Popularised by the American TV show, Glee, a show choir is an ensemble of singers who perform choreographed dance numbers that often revolve around an overarching concept or theme. Every year, the Edinburgh University Footlights puts on a Showchoir that not often but always revolves around a theme as this is foundational to being successful in the application process. However, for the first time in Footlights' Showchoir history, this year’s started with none. But with what started with no theme, no director, and the watchful eye of Covid-19, the 2022 Showchoir ended up garnering a five-star review only six months later.
How did they do it? Production team applications opened in the summer of 2021 following a year of zoom rehearsals and cancelled performances and consequentially applications were dry with many were afraid to take on a project this big after what happened to theatre last year. This did not however stop Falk Meier or Mathilde Duché from applying. Footlights took Falk on as Musical Director and Mathilde as Producer with open arms and a large caveat. As no one had applied to be director, Showchoir was theme-less and as a result Falk and Mathilde were given three days to find a theme for the show or there was not going to be one. In a panic, Falk and Mathilde - who at this point in time were perfect strangers - met on zoom and started drafting some ideas. From murder mystery to Greek mythology, to an elaborate storyline with strikes and love interests that almost entirely broke the bounds of what Showchoir was, they landed on cabaret.
"We had so much creative liberty with it which we didn't think we would because we didn't think it would have to come down to us having to craft something, it was a bit messy but then Amy saved the day. It was really funny because we could do anything, and we really wanted to basically be theatre nerds and portray a show within a show. That was the main idea." (Mathilde)
"Mainly I think it was just like tailoring songs that we loved around storylines that we could put into the process of putting on a show. For example, you could have a lead diva in the cast and there's tons of songs in musical theatre about being a diva. There's a leading man, and there's a stage sweep that was quite an early idea that we had, someone who's wanting to be on the stage but never gets the chance." (Falk)
And right in the heat of all this creative scramble of musical theatre chaos, Amy Stinton arrived. As a first year who had only moved to Edinburgh that month, Amy had her sights set on being an assistant director not wanting to take on something too ambitious too soon. But a tiny nudge from the Footlights committee pushed Amy to apply and then successfully land the role of director. Amy joined right in the nick of time for auditions where she stayed up with Falk and Mathilde, two people she had met just once before, into the early AM watching audition tapes. And just like that, with a team that barely knew each other, they had found their cast.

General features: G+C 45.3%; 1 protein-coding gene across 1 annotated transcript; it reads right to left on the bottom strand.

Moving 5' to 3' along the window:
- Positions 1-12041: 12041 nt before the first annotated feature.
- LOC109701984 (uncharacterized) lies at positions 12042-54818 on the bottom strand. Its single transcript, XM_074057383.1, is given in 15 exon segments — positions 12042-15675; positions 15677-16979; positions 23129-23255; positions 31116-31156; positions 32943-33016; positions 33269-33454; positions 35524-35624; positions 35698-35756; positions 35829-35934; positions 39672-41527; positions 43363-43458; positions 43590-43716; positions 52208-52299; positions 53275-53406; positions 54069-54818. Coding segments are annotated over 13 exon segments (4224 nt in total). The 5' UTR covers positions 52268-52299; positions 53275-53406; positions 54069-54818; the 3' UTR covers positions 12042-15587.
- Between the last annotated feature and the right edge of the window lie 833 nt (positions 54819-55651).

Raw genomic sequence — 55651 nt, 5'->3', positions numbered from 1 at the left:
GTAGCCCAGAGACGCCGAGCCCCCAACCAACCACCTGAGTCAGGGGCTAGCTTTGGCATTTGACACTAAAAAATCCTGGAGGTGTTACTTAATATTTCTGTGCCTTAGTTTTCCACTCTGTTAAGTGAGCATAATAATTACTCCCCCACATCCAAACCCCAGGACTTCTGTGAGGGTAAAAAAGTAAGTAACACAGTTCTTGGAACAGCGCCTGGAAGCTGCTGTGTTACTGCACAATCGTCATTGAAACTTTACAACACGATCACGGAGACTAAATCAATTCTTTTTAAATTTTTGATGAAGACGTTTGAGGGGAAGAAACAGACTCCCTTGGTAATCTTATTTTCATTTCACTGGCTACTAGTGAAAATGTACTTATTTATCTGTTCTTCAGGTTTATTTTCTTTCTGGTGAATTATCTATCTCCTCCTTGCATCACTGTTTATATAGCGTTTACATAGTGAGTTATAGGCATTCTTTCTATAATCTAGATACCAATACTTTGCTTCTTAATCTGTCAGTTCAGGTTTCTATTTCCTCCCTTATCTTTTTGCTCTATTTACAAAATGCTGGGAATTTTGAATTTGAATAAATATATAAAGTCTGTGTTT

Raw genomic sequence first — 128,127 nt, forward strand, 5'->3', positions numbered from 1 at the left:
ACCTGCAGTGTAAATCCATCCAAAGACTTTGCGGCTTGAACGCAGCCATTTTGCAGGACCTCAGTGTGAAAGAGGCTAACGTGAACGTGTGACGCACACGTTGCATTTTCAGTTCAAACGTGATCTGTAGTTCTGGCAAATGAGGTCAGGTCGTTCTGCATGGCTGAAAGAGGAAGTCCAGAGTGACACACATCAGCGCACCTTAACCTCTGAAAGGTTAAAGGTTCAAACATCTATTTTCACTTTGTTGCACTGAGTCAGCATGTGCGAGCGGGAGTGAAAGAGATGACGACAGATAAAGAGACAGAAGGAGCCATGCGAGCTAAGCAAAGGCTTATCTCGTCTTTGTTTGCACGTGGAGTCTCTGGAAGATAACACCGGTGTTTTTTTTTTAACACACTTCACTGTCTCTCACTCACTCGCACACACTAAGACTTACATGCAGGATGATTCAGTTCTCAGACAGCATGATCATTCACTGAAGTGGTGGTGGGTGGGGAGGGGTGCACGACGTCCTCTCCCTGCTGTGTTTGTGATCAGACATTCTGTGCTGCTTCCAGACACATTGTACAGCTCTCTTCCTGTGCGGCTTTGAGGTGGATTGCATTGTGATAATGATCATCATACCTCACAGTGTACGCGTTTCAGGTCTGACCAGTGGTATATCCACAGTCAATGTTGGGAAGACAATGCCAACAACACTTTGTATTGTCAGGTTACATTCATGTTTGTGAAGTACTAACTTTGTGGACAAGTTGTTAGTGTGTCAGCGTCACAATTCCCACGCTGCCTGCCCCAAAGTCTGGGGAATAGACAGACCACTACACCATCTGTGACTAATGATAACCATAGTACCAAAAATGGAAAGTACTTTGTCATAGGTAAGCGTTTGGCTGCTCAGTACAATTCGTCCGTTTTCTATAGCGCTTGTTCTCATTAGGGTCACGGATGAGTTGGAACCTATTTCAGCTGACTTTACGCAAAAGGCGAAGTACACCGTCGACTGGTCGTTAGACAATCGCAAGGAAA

With Amy now on board, Falk and Mathilde were fully prepared to let her scrap their idea and completely reinvent the show. Amy however decided to take on their Cabaret featuring a show within a show idea and run with it.
"You guys had already picked so many of my favourite songs so I only changed a handful, and I can always tell which songs were mine because Hadestown and The Last Five Years, were my favourites and had to be in there somewhere.” (Amy)
"I think Mathilde and I had quite a good idea for a general storyline, but we couldn’t quite thread between the songs properly. It was convoluted and it didn’t make sense, and I think one big part of what Amy did when she joined the project was, she looked at it from a director’s perspective, which was make it make sense, structure it. She added some songs, took some songs out, moved some songs around, took some bits of the storyline out” (Falk)
At this point in time however, it started to become increasingly clear that choreography wasn’t the team’s strongest suit. A Halloween party of all things managed to fix this as Amy bumped into a girl in a black jumpsuit who had recently attended ballet school. And just like that Emily Paterson came on as choreographer, and Showchoir had a full production team by the end of October – the latest Footlights production team to ever form.
Their plight however was not yet over. The following four months were painted with challenges, with highlights including a fundraiser riddled with Covid-19 and a forced venue change surging production costs with an extra £2000. But despite adversity, Showchoir rose its curtains on Thursday 17th Match in the Magnusson Centre for Performing Arts. And it was sensational. The show opened with Magic To Do from Pipin, which was followed by an abrupt reprimanding of the cast by the producer – and by producer, I do not mean Mathilde, but rather Ruby Loftus who plays the producer. And so, the story within a story is unveiled with the cast playing parts such as stagehands, lighting designers, divas, or ambitious actors, who are all preparing to put on a show. This very crucially gave a voice to and recognition of every element of production especially tech and stage whose value is sometimes lost behind the curtain.
Showchoir then takes us on the casts’ journey through rehearsals and tech with legendary musical numbers including Waving Through a Window from Dear Evan Hansen, Wilkommen from Cabaret, Work of Art from Everybody’s Talking About Jamie, All That Jazz and Cell Block Tango from Chicago – just to name a few.
The most extraordinary part of Showchoir for me though was the end. Showchoir’s final number was the opening night of the show within a show. Not only was it truly spectacular and tremendously clever, but it also tore down the walls of what Showchoir could be. It reinvented Showchoir that could be one with dialogue, characters, and a chance for every single person to be a soloist.